FG wrong to scrap post-UTME — Afe Babalola, others
Education stakeholders, including a legal luminary, Chief Afe Babalola (SAN), and the former Vice-Chancellor of the Caleb University, Imota, Lagos, Prof. Ayodeji Olukoju, on Saturday, faulted the scrapping of the post-Unified Tertiary Matriculation Examination (UTME).
While Babalola, who is the founder of the Afe Babalola University, Ado Ekiti, Ekiti State, described the directive as a tragic mistake, Olukoju as well as the Academic Staff Union of Universities said the action ran contrary to the autonomy conferred on the universities.
The Education Minister, Mr. Adamu Adamu, had while declaring open a Combined Policy Meeting on admission to universities, polytechnics and other higher institutions, on Thursday in Abuja, said it was unnecessary subjecting candidates to another round of examination after the UTME conducted by the Joint Admissions and Matriculation Board.
But reacting to the minister's comments on Saturday, Babalola said the Federal Government should have consulted widely and considered what led to the creation of the post-UTME before making the announcement.
He said, 'I am more than shocked by the announcement that the post-UTME as part of the qualifying procedure for admission to Nigerian universities has now been cancelled.
'This, to me, is nothing but a most calamitous mistake, which poses danger and an irreversible adverse effect on the quality of education in this country.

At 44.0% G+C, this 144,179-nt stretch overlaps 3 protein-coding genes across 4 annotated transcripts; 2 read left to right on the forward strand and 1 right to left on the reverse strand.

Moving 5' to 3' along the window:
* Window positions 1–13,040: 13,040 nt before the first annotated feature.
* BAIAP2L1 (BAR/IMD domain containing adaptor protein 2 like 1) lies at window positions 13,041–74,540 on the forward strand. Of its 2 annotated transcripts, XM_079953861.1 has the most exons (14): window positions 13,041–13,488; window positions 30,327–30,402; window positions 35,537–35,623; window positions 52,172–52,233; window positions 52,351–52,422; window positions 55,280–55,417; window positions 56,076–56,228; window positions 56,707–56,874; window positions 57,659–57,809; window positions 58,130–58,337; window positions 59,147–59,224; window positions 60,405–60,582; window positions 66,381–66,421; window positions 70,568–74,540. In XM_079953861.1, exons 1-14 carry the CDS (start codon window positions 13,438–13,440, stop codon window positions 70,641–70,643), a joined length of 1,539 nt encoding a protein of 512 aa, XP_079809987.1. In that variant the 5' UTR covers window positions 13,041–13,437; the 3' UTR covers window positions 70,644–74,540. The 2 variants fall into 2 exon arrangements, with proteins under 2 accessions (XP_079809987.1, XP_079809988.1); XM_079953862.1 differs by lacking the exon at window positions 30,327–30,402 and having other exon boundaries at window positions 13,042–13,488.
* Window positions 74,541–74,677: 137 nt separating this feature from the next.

'I am particularly surprised and worried that such a far-reaching decision could be taken without due and adequate consideration for how the concept of the post-UTME came into being. It is rather unfortunate that human memory is very short.'
Olukoju, while faulting the decision, said, 'JAMB is just as a clearinghouse.'
According to the renowned professor of History, the autonomy of the universities demands that they have the right to enrol students, employ teachers as well as carry out other functions that will bring quality and sanity into the system.
He said, 'The introduction of the post-UTME has done a lot of good in the system. Our education is suffering because of policy somersaults. Universities have autonomy to decide whom to enrol or employ. Besides, education belongs to the concurrent list, so the Federal Government can only issue 'decrees' to institutions that it can fund. I think the government should have a rethink about this decision.'
Also, the Academic Staff Union of Universities, through its new President, Prof. Biodun Ogunyemi, said universities had the right to screen prospective students before admitting them.
According to Ogunyemi, the laws establishing universities empowered the Senate of each institution to determine the conditions for admission and graduation of students.
He noted, 'It is the duty of the university senate to set the cut-off marks for each of their programmes and set the guidelines to determine who is qualified for admission.
'The existence of JAMB or whatever score it sets cannot take away the statutory right of every university to determine who is qualified for their admission because that is vested in the senate of every university. Universities determine what would be the cut-off for each programme they run and the senate sets that score.'
He, nonetheless, noted that the union was against using the post-UTME to exploit candidates.
The unionist said. 'ASUU is against using screening to exploit students or as a way of generating funds as they (universities) are doing presently. We are against that.' - Punch.